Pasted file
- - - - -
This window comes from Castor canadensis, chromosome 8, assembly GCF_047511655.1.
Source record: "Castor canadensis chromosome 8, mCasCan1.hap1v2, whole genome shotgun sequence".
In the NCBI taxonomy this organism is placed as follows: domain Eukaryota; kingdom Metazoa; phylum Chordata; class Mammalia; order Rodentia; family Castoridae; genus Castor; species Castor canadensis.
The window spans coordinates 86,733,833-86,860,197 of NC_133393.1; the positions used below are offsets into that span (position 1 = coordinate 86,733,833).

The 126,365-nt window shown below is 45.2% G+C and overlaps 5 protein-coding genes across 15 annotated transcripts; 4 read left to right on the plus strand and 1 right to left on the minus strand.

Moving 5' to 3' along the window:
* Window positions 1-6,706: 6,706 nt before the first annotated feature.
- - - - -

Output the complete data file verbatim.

This window comes from Castor canadensis, chromosome 8, assembly GCF_047511655.1.
Source record: "Castor canadensis chromosome 8, mCasCan1.hap1v2, whole genome shotgun sequence".
In the NCBI taxonomy this organism is placed as follows: domain Eukaryota; kingdom Metazoa; phylum Chordata; class Mammalia; order Rodentia; family Castoridae; genus Castor; species Castor canadensis.
The window spans coordinates 86,733,833-86,860,197 of NC_133393.1; the positions used below are offsets into that span (position 1 = coordinate 86,733,833).

The 126,365-nt window shown below is 45.2% G+C and overlaps 5 protein-coding genes across 15 annotated transcripts; 4 read left to right on the plus strand and 1 right to left on the minus strand.

Moving 5' to 3' along the window:
* Window positions 1-6,706: 6,706 nt before the first annotated feature.